The first and second contact members have the form of a clamp, the legs 35 (FIG. 9) of which are used as connection points. Like the push button described above, each push button of the key set is made with an actuating movement for the key member of about 2,5 mm. The contact interaction with the current elongated first contact members will then start after about 2,0 of movement mm and effect a good contact function. By reason of the fact that interaction takes place at the outer parts of the third portion of the elongated member of the spring, a good contact friction between the contact making surfaces is effected.
FIG. 10 shows from above the arrange of the push buttons of the key set. FIG. 11 shows the key set according to FIG. 10 from the side.
FIG. 12 shows an embodiment in which a known light emitting diode 36 is located inside the spring F in order to indicate the enabled or initial condition of the button. The diode is arranged in a recess in the lower part 2 of the housing S and is attached to a circuit card (not shown) below the button. The diode is attached to the card by welding or the like. The button has on the key member a translucent or transparant member 37. Adjacent to this latter member 37 a sign 38 can be located. The member 37 is removable, like the sign, so that the diode can be applied afterwards from above if desired. The housing S also has a combined guiding and protecting part 39 for the light-emitting diode. The part-surfaces 13' and 14' are substantially right-angled to each other and the part-surface 13' is substantially horizontal or slaned by only a few degrees.
The push button of this invention is intended to be used as modular unit in a key set. The button can be made with different outer sizes by means of a frame which can be thread onto the outer surface of the button. The button and the key set are made principally of plastic or the like.
The different portions of the spring F can be formed with different angles to each other due to the demands and field of application. FIGS. 14a-16b show different embodiments of the spring in its normal positions. Angles β and γ shown in FIGS. 14a and 14b provide extra springiness and increased pressure resistance for the contact making parts. FIGS. 14a and 14b shows a comparatively simple construction. The embodiments of FIGS. 15a - 16b have good stop locations. The third portion 11 is also provided with a curved end 41 and in the embodiment of FIGS. 16a and 16b, the first portion is angled.
In accordance with the above shown embodiments, it is important that the elongated member of the spring F terminates separate from the circumference of the current spring layer, either inside or outside the spring.
The invention is not limited to the embodiment specifically shown, but can be subjected to modifications within the scope of the following claims.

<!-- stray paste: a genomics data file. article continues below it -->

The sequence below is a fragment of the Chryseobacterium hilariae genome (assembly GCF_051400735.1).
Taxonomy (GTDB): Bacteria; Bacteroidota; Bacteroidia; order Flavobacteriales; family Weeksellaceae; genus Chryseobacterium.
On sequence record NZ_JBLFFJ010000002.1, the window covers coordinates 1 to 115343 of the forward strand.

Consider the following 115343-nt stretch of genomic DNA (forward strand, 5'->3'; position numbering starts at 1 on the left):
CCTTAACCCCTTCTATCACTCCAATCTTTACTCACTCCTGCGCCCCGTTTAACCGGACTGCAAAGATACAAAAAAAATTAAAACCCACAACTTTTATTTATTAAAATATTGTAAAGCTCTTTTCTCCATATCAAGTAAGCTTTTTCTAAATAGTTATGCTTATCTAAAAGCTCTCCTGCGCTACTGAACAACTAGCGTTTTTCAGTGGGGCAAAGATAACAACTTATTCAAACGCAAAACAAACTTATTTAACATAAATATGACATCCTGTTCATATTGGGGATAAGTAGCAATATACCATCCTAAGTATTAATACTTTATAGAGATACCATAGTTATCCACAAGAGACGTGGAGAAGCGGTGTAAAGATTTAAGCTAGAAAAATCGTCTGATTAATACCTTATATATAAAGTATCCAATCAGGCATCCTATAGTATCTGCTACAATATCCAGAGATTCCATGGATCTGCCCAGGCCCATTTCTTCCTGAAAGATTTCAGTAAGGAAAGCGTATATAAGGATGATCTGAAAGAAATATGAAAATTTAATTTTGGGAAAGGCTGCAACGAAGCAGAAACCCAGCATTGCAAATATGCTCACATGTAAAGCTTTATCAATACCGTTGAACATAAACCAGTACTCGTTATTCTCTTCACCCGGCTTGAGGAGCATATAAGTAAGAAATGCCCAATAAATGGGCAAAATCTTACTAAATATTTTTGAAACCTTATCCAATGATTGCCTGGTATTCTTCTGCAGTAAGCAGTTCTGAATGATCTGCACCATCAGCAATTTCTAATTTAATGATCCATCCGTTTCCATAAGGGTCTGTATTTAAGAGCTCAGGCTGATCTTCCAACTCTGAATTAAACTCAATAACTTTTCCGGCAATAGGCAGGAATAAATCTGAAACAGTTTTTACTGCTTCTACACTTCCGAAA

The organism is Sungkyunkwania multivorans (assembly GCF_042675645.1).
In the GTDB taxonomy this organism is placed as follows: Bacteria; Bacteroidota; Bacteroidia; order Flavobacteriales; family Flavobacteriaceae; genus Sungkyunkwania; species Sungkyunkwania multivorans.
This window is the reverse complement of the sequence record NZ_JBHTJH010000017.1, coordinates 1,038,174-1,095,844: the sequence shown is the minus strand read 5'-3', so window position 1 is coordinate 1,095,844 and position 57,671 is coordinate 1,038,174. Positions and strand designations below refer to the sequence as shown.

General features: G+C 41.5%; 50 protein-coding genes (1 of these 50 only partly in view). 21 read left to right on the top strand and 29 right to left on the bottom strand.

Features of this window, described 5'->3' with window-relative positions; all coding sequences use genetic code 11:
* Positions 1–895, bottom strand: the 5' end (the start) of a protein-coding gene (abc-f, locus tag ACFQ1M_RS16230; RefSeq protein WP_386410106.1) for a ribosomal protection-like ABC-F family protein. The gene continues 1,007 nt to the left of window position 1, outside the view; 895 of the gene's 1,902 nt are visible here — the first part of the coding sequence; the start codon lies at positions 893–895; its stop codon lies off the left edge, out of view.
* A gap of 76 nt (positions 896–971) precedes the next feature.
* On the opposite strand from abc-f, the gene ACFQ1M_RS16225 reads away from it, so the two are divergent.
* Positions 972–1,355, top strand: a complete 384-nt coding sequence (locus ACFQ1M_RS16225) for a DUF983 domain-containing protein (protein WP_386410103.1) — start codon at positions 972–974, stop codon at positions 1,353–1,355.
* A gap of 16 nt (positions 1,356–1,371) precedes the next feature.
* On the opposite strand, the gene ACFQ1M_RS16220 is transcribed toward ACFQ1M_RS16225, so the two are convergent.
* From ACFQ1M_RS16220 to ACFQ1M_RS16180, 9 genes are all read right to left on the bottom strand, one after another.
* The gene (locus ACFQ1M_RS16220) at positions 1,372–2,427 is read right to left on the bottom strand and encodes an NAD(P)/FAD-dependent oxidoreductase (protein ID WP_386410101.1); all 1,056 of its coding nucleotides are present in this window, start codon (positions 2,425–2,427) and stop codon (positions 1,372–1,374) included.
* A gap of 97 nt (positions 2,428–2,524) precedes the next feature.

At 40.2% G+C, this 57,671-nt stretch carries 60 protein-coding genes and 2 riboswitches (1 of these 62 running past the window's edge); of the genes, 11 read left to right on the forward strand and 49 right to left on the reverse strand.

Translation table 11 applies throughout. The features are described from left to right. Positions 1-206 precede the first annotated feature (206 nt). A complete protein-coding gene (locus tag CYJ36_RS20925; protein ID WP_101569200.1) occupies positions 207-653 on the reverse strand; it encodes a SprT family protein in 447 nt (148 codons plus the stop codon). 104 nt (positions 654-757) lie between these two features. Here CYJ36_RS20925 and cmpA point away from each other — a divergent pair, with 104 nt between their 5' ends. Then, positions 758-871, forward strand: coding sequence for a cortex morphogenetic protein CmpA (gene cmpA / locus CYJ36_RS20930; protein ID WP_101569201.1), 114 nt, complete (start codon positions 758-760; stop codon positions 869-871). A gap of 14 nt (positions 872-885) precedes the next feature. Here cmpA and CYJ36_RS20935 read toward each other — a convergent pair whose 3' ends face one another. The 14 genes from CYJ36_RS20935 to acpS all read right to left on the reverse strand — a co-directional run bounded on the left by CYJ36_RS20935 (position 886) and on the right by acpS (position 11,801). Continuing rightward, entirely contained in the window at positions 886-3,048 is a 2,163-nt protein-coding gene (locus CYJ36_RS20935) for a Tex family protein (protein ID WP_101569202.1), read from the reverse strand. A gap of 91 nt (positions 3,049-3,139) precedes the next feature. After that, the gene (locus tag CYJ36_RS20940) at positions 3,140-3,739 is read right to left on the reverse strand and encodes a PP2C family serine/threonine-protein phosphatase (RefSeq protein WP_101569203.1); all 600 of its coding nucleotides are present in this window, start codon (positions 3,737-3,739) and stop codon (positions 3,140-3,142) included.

|Cited Patent||Filing date||Publication date||Applicant||Title|
|US996303 *||Feb 18, 1909||Jun 27, 1911||Henry Wilhelm||Screwless spring contact.|
|US2835754 *||Mar 20, 1957||May 20, 1958||Gen Electric||Multiple pushbutton switch with torsion spring contacts|
|US3433914 *||Oct 25, 1967||Mar 18, 1969||Ericsson Telefon Ab L M||Pushbutton switch|
|US3773996 *||May 20, 1971||Nov 20, 1973||Controls Res Corp||Pushbutton switch with coil spring contacts|
|US3920943 *||Mar 22, 1974||Nov 18, 1975||Magsat Corp||Electrical switch|
|US3927284 *||Nov 5, 1974||Dec 16, 1975||Facit Ab||Keyboard switch assembly having coil spring contacts providing point contacts engagement|
|US3979571 *||Dec 9, 1974||Sep 7, 1976||Oak Industries Inc.||Buckled spring switch mechanism with latching pushbutton|
|US4002873 *||Feb 6, 1975||Jan 11, 1977||Oak Industries Inc.||Illuminated pushbutton switch|
|US4016388 *||Jan 27, 1975||Apr 5, 1977||Oak Industries Inc.||Keyboard switch|
|US4017700 *||Jul 3, 1975||Apr 12, 1977||Hewlett-Packard Company||Modular printed circuit board mountable push-button switch with tactile feedback|
|Citing Patent||Filing date||Publication date||Applicant||Title|
|US4169974 *||Mar 30, 1978||Oct 2, 1979||Amf Incorporated||Push operated momentary switch|
|US4209682 *||Jul 19, 1978||Jun 24, 1980||Rood Robert M||Low bounce momentary contact switch|
|US4302647 *||Apr 4, 1980||Nov 24, 1981||General Electric Company||Membrane touch switches|
|US4313685 *||Nov 29, 1979||Feb 2, 1982||Siemens Aktiengesellschaft||Push-button switch, particularly for keyboards of typewriters and similar devices|
|US4492838 *||Feb 24, 1983||Jan 8, 1985||Amp Incorporated||Key switch having an actuator integral with the return spring|
|US4605830 *||Dec 13, 1984||Aug 12, 1986||Honeywell Inc.||Cammed wire snap switch|
|US4694130 *||Aug 29, 1986||Sep 15, 1987||General Motors Corporation||Illuminated pushbutton switch with unitary spring and contact|
|US4698465 *||Oct 17, 1986||Oct 6, 1987||Alps Electric Co., Ltd.||Switch|
|US4814566 *||Oct 20, 1987||Mar 21, 1989||Sigl Edward D||Push-button keyboard assembly with EMI and RFI-shielded multiple individually-replaceable switch modules|
|US5463198 *||Jun 9, 1994||Oct 31, 1995||Alps Electric Co., Ltd.||Switching device|
|US6762379 *||Apr 8, 2003||Jul 13, 2004||Shin Jiuh Corp.||Micro switch|
|US6768069 *||Apr 8, 2003||Jul 27, 2004||Shin Jiuh Corp.||Micro switch|
|US9048032 *||Dec 11, 2012||Jun 2, 2015||Methode Electronics Malta Ltd.||Electrical switching device|
|US20130146432 *||Dec 11, 2012||Jun 13, 2013||Methode Electronics Malta Ltd.||Electrical Switching Device|
|CN101651056B||Aug 11, 2009||Dec 5, 2012||emz-汉拿两合有限公司||Electrical switch, particularly of microswitch design|
|EP1598843A1 *||Feb 25, 2003||Nov 23, 2005||SMK Corporation||Switch|
|EP1598843A4 *||Feb 25, 2003||Apr 26, 2006||Smk Kk||Switch|
|EP1662523A1 *||Nov 26, 2004||May 31, 2006||Signal Lux MDS S.r.l.||Push button switch|
|WO1980001018A1 *||Nov 8, 1979||May 15, 1980||Mech Enterprises Inc||Electric switch utilizing coil spring torsion biasing in switch operation|
|U.S. Classification||200/5.00A, 200/276.1, 200/276, 200/284, 200/314|
|International Classification||G06F3/02, H01H1/24, H01H13/70, H01H13/12|
|Cooperative Classification||H01H13/70, H01H1/245, H01H13/12|
|European Classification||H01H13/12, H01H13/70|